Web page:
Early life

Keanu Charles Reeves was born in Beirut on September 2, 1964, the son of Patricia (née Taylor), a costume designer and performer, and Samuel Nowlin Reeves, Jr.[4] His mother is English and hails from Essex.[5] His father, an American from Hawaii, is of Chinese, English, Irish, Native Hawaiian, and Portuguese descent.[6][7][8][9][10] Reeves has said, "My grandmother is Chinese and Hawaiian so I was around Chinese art, furniture, and cuisine when I was growing up."[11] He has also spoken of his English ancestry, mentioning watching comedy shows such as The Two Ronnies during his childhood, and how his mother imparted English manners that he has maintained into adulthood.[12][13] Reeves' mother was working in Beirut when she met his father.

Reeves' father earned his GED while imprisoned in Hawaii for selling heroin at Hilo International Airport.[14] He abandoned his wife and family when Reeves was three years old, but Reeves knew him until he was six. They last met on the island of Kauai when Reeves was 13.[15][16] Reeves moved around the world frequently as a child, and lived with various stepfathers.[12] After his parents divorced in 1966, his mother became a costume designer and moved the family to Sydney,[17] and then to New York City, where she married Paul Aaron, a Broadway and Hollywood director, in 1970.[18] The couple moved to Toronto, Ontario, and divorced in 1971. When Reeves was 15, he worked as a production assistant on Aaron's films.[19] Reeves' mother then married Robert Miller, a rock music promoter, in 1976; the couple divorced in 1980. She subsequently married her fourth husband, a hairdresser named Jack Bond. The marriage ended in 1994. Grandparents and nannies babysat Reeves and his sisters, and Reeves grew up primarily in the Yorkville neighbourhood of Toronto.[20][21]

Within five years, Reeves attended four high schools, including the Etobicoke School of the Arts, from which he was expelled.[12] Reeves stated he was expelled because he was "just a little too rambunctious and shot [his] mouth off once too often... [he] was not generally the most well-oiled machine in the school".[22] Reeves excelled more in sports than in academics, as his educational development was challenged by dyslexia. He was a successful ice hockey goalkeeper at De La Salle College, earning the nickname "The Wall".[12] He dreamed of playing ice hockey for Canada,[23] but an injury forced him to consider other career paths.[citation needed] After leaving De La Salle College, he attended Avondale Secondary Alternative School, which allowed him to obtain an education while working as an actor. He later dropped out and did not obtain a high school diploma.[24]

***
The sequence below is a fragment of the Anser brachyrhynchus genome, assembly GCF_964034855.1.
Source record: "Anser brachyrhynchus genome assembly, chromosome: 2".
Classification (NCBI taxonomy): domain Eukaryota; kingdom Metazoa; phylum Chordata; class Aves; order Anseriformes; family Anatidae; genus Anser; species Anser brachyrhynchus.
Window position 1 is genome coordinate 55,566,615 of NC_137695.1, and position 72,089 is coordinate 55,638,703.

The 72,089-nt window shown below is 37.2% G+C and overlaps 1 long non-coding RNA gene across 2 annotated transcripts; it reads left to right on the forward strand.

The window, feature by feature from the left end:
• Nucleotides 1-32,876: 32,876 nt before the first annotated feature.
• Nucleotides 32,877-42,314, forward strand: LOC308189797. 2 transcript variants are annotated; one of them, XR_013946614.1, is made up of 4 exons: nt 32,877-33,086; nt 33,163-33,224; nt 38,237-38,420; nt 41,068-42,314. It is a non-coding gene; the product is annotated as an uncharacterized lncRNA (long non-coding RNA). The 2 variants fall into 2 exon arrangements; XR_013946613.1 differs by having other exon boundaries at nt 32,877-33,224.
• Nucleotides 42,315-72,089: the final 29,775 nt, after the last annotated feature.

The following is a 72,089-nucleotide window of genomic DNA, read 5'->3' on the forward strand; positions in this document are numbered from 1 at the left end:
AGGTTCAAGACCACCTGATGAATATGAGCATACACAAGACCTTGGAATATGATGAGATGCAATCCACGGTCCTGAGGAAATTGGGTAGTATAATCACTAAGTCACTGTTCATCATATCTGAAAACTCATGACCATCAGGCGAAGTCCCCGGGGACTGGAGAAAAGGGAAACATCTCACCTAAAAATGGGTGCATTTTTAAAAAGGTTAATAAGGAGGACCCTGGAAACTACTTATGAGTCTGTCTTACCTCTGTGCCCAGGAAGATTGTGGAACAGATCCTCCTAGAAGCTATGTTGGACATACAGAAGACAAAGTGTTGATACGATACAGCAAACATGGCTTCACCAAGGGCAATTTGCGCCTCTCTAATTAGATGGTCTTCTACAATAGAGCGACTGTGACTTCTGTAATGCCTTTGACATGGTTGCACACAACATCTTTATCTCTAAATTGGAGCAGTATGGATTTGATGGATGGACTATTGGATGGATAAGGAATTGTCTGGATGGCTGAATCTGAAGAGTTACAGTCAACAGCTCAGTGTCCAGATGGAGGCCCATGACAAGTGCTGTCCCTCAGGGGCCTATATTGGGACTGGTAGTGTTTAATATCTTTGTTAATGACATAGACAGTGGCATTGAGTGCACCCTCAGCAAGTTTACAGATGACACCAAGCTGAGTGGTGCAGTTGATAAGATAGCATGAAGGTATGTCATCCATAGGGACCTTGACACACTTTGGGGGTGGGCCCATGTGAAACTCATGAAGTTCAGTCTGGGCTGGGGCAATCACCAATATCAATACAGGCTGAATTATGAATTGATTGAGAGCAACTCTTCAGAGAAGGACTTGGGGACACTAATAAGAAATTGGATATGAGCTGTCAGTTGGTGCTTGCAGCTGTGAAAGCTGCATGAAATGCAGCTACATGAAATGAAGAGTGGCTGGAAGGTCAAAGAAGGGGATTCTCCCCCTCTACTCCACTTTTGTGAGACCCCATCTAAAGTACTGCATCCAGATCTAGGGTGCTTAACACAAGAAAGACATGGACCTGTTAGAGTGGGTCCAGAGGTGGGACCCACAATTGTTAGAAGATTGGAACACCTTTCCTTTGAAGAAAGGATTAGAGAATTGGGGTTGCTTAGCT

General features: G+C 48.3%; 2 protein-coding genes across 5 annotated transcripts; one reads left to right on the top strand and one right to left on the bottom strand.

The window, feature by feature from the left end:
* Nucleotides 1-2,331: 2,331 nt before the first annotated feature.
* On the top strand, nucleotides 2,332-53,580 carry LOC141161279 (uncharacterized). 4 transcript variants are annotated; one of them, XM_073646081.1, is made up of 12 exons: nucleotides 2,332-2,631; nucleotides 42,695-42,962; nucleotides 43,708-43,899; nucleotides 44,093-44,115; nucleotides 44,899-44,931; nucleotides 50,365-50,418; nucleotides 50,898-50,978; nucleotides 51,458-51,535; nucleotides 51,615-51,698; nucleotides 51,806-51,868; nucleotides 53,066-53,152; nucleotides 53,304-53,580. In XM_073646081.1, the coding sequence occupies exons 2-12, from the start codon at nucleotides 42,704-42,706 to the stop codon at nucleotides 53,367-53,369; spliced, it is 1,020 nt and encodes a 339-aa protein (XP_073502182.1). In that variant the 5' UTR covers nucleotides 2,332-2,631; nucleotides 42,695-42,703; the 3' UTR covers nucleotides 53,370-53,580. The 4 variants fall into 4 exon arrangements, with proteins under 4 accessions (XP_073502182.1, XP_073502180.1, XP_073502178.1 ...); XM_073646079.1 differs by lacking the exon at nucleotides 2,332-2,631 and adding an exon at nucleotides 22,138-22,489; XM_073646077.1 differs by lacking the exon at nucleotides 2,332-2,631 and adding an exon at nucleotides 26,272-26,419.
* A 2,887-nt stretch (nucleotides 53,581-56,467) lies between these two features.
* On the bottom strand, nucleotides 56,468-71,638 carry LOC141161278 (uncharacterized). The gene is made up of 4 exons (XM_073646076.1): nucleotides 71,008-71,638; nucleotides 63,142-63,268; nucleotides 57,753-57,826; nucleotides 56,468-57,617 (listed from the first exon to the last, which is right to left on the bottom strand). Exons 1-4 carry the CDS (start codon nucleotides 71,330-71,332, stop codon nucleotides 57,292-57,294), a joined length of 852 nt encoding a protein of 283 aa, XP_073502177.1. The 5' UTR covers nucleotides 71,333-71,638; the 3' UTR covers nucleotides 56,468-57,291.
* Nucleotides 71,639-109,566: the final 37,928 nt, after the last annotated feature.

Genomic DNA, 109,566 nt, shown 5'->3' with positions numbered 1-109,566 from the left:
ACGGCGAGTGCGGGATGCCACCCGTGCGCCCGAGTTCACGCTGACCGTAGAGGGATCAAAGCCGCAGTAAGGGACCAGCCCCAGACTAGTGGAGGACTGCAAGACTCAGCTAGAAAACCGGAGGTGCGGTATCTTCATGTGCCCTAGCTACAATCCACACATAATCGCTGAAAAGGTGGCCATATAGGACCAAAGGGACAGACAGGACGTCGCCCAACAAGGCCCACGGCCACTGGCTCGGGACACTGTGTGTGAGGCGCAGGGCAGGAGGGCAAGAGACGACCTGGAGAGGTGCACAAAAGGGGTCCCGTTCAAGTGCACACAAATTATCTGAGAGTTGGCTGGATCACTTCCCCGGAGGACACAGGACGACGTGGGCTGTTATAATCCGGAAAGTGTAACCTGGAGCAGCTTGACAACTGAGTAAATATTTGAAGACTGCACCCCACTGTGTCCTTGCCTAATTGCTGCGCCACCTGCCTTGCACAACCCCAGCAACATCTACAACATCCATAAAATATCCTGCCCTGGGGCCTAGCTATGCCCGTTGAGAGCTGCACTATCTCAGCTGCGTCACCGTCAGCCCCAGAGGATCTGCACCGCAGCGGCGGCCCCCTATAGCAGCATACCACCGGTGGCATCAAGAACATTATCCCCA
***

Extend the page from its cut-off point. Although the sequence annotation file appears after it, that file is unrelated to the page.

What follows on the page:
Career

Reeves began his acting career at the age of nine, appearing in a theatre production of Damn Yankees. At 15, he played Mercutio in a stage production of Romeo and Juliet at the Leah Posluns Theatre. Reeves dropped out of high school when he was 17. He obtained a green card through his American stepfather and moved to Los Angeles three years later.[12][19] He lived with his ex-stepfather, Paul Aaron, who was a stage and television director.[12] Reeves made his screen acting debut in an episode of Hangin' In. In the early 1980s, he appeared in commercials (including one for Coca-Cola), short films including the NFB drama One Step Away[25] and stage work such as Brad Fraser's cult hit Wolfboy in Toronto. In 1984, he was a correspondent for the Canadian Broadcasting Corporation TV youth program Going Great.[26]

His first studio movie appearance was Youngblood (1986) in which he played a Québécoisgoalie. Shortly after the movie's release, Reeves drove to Los Angeles in his 1969 Volvo. His stepfather had convinced Erwin Stoff in advance to be Reeves's manager and agent. Stoff has remained Reeves's manager, and has co-produced many of his films.[27]

After a few minor roles, Reeves received a sizeable role in the 1986 drama film River's Edge, which depicted how a murder affected a group of teens. Following this film's critical success, he spent the late 1980s appearing in a number of movies aimed at teenage audiences, including Permanent Record, and the unexpectedly successful 1989 comedy, Bill & Ted's Excellent Adventure, along with its 1991 sequel, Bill & Ted's Bogus Journey.

From 1991, Reeves played bass guitar in the grunge band Dogstar. During the early 1990s, Reeves started to break out of his teen-film period. He appeared in high-budget action films like Point Break, for which he won MTV's "Most Desirable Male" award in 1992. He was involved in various lower-budget independent films, including the well-received 1991 film, My Own Private Idaho with River Phoenix. In 1992, he played Jonathan Harker in the Francis Ford Coppola-directed blockbuster Bram Stoker's Dracula.

In 1994, Reeves's career reached a new high as a result of his starring role in the action film Speed. His casting in the film was controversial, since, except for Point Break, he was primarily known for comedies and indie dramas. He had never been the sole headliner on a film. The summer action film had a fairly large budget and was helmed by novice cinematographer-turned-director Jan de Bont.